- The Washington Times - Saturday, January 3, 2009

If the past two seasons are any indication, this game will mean something come March.

Georgetown and Pittsburgh have dominated the Big East the past two-plus seasons. The Hoyas have won the past two regular-season titles; the Hoyas and Panthers have split the past two league tournament titles, facing each other in both finales at Madison Square Garden.

The 11th-ranked Hoyas (10-1, 1-0) and No. 3 Panthers (13-0, 1-0) meet Saturday at Verizon Center with the early lead in the nation’s top conference on the line.

“Playing Pittsburgh is a beautiful thing,” Georgetown senior guard Jessie Sapp said. “You always know when you play them, it’s going to be a war. I think there’s still a bitter taste in our mouths left over from last season’s Big East Tournament final, [which the Hoyas lost 74-65]. They played so hard in that game, and I don’t think we matched their intensity in that game. Everybody’s ready to make sure that doesn’t happen again.”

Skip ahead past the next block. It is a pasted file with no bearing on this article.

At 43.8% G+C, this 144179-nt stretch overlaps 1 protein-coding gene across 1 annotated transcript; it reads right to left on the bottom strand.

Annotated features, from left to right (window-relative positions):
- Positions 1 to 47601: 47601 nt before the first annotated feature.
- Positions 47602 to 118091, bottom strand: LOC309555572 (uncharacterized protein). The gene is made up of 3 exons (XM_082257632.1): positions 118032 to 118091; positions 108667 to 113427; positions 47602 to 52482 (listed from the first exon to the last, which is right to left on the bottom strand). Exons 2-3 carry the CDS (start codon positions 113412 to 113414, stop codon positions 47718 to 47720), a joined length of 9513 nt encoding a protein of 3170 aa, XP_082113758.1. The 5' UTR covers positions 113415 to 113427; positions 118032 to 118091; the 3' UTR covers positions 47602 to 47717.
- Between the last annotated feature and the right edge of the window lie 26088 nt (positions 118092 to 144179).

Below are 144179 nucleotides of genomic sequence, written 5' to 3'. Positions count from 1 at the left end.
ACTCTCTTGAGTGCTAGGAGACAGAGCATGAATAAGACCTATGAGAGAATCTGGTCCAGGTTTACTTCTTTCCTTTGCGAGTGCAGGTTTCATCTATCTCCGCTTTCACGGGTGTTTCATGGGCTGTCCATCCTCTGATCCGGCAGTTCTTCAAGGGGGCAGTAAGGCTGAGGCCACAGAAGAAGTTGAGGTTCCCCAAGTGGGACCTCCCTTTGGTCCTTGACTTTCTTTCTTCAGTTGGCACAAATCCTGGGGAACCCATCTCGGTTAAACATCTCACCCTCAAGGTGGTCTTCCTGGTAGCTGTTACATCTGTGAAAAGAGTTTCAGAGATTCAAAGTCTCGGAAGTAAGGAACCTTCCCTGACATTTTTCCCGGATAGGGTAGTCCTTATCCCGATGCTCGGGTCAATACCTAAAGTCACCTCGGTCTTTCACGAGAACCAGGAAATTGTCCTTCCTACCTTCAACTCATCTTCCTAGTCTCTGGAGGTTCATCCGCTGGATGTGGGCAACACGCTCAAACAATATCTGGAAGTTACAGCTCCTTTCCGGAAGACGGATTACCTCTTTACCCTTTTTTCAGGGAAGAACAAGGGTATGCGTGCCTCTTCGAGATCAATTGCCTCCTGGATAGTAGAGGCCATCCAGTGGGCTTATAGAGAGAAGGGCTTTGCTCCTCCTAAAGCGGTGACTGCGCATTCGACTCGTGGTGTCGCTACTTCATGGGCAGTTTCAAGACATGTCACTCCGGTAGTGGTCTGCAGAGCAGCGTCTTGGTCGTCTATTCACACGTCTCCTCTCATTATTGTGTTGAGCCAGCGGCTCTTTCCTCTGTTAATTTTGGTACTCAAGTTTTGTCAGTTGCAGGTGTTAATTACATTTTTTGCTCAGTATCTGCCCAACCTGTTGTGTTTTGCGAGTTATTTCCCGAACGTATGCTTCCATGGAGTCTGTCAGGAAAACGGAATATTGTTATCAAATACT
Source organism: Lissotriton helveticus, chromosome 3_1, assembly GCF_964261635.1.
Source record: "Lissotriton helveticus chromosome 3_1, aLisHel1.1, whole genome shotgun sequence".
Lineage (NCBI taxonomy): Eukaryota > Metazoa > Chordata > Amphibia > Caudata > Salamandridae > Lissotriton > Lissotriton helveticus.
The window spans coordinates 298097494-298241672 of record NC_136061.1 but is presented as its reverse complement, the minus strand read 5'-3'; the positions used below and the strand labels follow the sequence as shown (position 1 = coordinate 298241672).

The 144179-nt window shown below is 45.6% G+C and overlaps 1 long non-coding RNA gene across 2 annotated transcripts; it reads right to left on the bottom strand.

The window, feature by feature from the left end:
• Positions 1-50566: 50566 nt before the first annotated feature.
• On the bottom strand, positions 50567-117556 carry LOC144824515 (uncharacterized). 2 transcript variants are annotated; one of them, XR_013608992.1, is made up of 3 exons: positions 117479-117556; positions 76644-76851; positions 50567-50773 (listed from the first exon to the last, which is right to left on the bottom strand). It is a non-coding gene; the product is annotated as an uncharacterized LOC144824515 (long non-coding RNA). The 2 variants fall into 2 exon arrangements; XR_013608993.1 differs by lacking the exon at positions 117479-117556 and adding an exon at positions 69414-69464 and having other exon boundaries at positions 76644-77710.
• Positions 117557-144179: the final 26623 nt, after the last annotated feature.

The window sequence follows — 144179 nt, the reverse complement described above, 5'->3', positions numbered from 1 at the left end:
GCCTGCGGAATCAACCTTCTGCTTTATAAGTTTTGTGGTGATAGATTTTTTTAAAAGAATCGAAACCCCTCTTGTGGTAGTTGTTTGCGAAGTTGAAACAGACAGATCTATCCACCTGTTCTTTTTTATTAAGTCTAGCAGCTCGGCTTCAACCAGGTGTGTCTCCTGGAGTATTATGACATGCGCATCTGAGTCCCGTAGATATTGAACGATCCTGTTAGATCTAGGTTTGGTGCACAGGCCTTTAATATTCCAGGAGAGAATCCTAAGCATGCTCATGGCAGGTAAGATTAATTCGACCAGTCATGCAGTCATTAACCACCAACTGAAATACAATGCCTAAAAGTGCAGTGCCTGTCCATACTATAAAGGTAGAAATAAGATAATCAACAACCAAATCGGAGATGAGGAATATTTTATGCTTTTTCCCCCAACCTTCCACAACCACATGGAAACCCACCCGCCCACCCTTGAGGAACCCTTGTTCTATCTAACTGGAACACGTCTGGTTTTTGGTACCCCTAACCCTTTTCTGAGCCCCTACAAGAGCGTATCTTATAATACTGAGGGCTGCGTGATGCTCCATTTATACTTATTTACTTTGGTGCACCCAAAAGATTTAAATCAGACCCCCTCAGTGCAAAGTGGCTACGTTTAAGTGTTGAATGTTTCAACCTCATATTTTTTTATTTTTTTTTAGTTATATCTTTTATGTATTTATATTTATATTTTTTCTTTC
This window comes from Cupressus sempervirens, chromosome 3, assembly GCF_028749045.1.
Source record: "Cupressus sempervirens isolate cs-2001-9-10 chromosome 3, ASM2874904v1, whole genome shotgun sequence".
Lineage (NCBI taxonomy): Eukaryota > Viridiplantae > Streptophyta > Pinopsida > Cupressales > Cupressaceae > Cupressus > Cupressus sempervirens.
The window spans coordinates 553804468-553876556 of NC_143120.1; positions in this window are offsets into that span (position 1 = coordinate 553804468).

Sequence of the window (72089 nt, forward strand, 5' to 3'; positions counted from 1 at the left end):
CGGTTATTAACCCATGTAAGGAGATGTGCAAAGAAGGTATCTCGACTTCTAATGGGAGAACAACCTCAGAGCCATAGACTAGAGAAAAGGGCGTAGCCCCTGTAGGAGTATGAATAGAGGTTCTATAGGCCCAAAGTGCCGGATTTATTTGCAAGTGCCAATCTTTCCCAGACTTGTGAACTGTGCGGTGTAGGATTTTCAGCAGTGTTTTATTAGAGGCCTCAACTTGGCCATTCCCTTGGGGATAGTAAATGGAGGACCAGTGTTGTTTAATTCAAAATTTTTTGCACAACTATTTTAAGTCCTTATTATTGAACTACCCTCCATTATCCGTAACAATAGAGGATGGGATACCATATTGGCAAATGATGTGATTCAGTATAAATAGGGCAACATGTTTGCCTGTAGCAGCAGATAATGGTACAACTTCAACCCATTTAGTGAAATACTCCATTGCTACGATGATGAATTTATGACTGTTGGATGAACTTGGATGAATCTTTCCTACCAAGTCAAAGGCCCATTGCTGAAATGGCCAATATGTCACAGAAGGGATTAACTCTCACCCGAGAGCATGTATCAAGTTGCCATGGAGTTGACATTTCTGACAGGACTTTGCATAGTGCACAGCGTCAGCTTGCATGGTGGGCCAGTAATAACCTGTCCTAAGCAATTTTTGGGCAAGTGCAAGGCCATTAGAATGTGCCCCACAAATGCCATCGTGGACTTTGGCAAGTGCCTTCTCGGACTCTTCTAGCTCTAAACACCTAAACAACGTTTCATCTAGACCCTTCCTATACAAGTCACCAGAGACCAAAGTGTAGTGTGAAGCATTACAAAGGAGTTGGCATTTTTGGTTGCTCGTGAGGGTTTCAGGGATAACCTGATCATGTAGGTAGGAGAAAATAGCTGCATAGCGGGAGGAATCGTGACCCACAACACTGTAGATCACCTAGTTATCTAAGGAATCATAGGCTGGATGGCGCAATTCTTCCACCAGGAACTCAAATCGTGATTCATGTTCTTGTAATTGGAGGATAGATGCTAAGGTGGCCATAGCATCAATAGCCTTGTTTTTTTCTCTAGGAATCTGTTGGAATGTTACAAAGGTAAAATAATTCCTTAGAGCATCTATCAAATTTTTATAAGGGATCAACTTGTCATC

One of the game’s more intriguing matchups pits Sapp against senior point guard Levance Fields, who leads the Big East and ranks third nationally in assist-to-turnover ratio (4.4). The two first met on the court seven years ago when both tried out for New York’s famed AAU program, the New York Gauchos.

“The way we met was going against each other in that tryout,” Sapp said. “I’ve never beat him at Pittsburgh, and he’s never beat me here. I told him that’s not changing.”

Dating to March 2007, the Hoyas have a Big East-best record of 46-8. Pittsburgh is the only team responsible for more than one of those losses. And the Panthers’ formula was the same in both victories: Pittsburgh dominated on the boards behind 6-foot-7 forward DeJuan Blair (13.7 points, 12.1 rebounds) and averaged 18 offensive rebounds and countless second-chance points courtesy of Blair and Clinton native Sam Young (19.9 points).

The Hoyas just emerged victorious from a seemingly similar lopsided frontcourt matchup, beating No. 2 Connecticut 74-63 in Hartford despite the Huskies’ imposing pivot tandem of Hasheem Thabeet and Jeff Adrien.

“Connecticut wasn’t as physical as Pittsburgh’s going to be, but we’re prepared for that,” sophomore point guard Chris Wright said. “We know that last year Pittsburgh tried to outmuscle us. … It’s no secret that [rebounding] is our weakness. They’re strong, that’s how they play, and they pride themselves on playing like that.

“But we’re going to be ready.”

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